We’re all familiar with Ouija boards. The Ouija board is, simply put, a small, seemingly harmless cardboard game that has a planchette (pointer) that is supposed to be directed by the dead to spell out messages from beyond the grave on a board covered in the alphabet with a yes and a no message in the corners. These boards are supposed to be ancient tools of divination and spirtualism that come from Egypt, gypsies, Celtic shamans or any of a hundred other cultures, depending on who’s telling the story. However the Ouija board is not a great deal older than Wicca (more about the origins of Wicca here), and it barely predates most people’s grandparents at this point in history.
In the mid to late 1800’s it seemed as if the entire Western world was hit by a craving for the occult and spiritualism. Groups of learned occult personas like the Hermetic Order of the Golden Dawn, which had famous members such as the occultist Aleister Crowley and the writer Oscar Wilde among it’s ranks, seemed to crop up everywhere. As a part of this craze, people wanted to explore the idea of contacting the dead and of tapping into the spirit world. Mediums, which worked as the middlemen between two worlds, were men and women who believed they had some connection to the “other side.” Many of them were fakes and frauds who were exposed ruthlessly, but that’s another story. Some of the methods used by these mediums were automatic writing, giving the spirit control of the hand, or channeling, where the spirit was invited to possess the medium. Another method was the so-called “talking board,” which became popular in the 1850’s right after it was invented. A talking board is basically the same concept as the current, cardboard form of Ouija… a board with letters and short phrases that a spirit will direct a small pointer towards for answers by tugging on the pointer while it’s held by a medium.
In the early 1890’s a man named Charles Kennard and his company officially invented the first Ouija board, which was supposed to be Egyptian for “good luck,” which it isn’t in case you were curious. See earlier comments about the rampant nature of fakes and frauds. In 1898 William Fuld, a business associate of Kennard’s, was placed in the lofty position of the head of the company from his former place as shop keeper for what was renamed the Ouija Novelty Company.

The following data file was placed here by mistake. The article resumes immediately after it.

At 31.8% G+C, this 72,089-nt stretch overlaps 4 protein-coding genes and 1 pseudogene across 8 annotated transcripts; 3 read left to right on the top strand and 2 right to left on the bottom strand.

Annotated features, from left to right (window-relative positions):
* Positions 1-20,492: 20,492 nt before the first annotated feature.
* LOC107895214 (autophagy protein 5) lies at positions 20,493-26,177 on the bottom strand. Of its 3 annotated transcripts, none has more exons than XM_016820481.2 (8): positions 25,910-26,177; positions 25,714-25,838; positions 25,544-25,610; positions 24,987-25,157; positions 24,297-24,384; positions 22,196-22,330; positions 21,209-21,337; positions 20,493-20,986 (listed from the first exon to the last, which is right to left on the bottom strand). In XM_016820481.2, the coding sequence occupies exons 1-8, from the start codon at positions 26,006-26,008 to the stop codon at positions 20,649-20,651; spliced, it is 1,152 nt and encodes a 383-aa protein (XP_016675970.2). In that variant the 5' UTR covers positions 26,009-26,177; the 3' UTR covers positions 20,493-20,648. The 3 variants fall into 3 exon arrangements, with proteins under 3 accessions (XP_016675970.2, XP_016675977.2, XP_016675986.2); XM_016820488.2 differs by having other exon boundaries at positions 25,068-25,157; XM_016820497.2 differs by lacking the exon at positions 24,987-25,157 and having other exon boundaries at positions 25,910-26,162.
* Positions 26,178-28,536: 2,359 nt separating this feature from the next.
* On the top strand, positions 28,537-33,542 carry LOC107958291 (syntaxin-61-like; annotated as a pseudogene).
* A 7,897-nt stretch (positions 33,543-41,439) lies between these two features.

Fuld is potentially the reason that Ouija boards are still with us today. Not only did Fuld rename the company, but he reinvented the history of the Ouija board itself. For instance, Fuld claimed to have invented the Ouija board himself, and that the board’s name was the fusion of the French and German words for “yes.” Fuld also claimed that the Ouija board brought him inspiration and ideas for new products and successes, a great sales gimmick if ever there was one. Tales about the board originating in ancient Egypt are likely extensions of the original fake name, but more modern distortions have their part to play as well.
As with almost anything occult, the Ouija board has been cast as the dark force by Hollywood and by the religious right. The dabbling in spiritualism that was common place up until the 1920’s was vilified in a number of films, novels, horror comics (such as the E.C. Comics that were vastly popular) and other sources. Rumors got started, and as with the original “origins” of the Ouija board pretty soon the “common knowledge” that was built out of half truths and what someone’s older brother had once read about became renowned and accepted fact. These facts were distorted even further during the Satanic Panic in the 1980’s, where occult rumors and witch hunts ran wild and many supposed “facts” that are accepted today were spun out of whole cloth. Through it all though, sales of the Ouija board have sky rocketed, making it the greatest selling board game of all time, even beyond Parker Brothers’ (the company that currently owns the right to produce Ouija boards) own game Monopoly.
“History of the Talking Board,” by Anonymous at Museum of Talking Boards
“The Ouija and Talking Boards,” by Anonymous at Haunted Bay